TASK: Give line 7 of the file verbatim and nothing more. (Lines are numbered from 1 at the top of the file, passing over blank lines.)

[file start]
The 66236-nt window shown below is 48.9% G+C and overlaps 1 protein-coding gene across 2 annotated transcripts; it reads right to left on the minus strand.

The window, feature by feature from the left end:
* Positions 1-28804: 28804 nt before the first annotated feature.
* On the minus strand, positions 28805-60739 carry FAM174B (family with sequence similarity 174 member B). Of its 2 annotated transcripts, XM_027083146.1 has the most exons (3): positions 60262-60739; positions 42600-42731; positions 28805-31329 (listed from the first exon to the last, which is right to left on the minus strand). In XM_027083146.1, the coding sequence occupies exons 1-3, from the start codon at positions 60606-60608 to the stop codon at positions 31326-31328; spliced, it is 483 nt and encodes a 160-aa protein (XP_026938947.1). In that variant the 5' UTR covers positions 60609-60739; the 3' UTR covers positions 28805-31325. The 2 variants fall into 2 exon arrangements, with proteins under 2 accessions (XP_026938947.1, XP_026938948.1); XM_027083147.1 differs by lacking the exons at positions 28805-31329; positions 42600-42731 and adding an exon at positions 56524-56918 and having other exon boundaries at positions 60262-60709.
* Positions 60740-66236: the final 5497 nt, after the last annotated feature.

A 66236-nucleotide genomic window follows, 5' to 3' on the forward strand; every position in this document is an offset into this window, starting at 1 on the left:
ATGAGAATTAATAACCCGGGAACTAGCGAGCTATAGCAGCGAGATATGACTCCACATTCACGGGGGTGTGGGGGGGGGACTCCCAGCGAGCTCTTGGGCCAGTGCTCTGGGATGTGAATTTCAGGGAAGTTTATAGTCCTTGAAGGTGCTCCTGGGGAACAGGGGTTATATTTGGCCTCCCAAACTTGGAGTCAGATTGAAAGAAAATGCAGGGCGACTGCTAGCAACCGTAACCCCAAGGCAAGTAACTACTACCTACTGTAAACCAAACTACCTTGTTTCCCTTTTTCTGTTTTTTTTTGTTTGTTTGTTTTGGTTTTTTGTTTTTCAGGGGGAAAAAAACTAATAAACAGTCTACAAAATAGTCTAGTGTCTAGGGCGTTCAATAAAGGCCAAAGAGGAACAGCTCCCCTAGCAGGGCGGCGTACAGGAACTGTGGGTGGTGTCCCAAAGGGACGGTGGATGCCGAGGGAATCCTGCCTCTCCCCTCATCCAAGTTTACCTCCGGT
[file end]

ATGAGAATTAATAACCCGGGAACTAGCGAGCTATAGCAGCGAGATATGACTCCACATTCACGGGGGTGTGGGGGGGGGACTCCCAGCGAGCTCTTGGGCCAGTGCTCTGGGATGTGAATTTCAGGGAAGTTTATAGTCCTTGAAGGTGCTCCTGGGGAACAGGGGTTATATTTGGCCTCCCAAACTTGGAGTCAGATTGAAAGAAAATGCAGGGCGACTGCTAGCAACCGTAACCCCAAGGCAAGTAACTACTACCTACTGTAAACCAAACTACCTTGTTTCCCTTTTTCTGTTTTTTTTTGTTTGTTTGTTTTGGTTTTTTGTTTTTCAGGGGGAAAAAAACTAATAAACAGTCTACAAAATAGTCTAGTGTCTAGGGCGTTCAATAAAGGCCAAAGAGGAACAGCTCCCCTAGCAGGGCGGCGTACAGGAACTGTGGGTGGTGTCCCAAAGGGACGGTGGATGCCGAGGGAATCCTGCCTCTCCCCTCATCCAAGTTTACCTCCGGT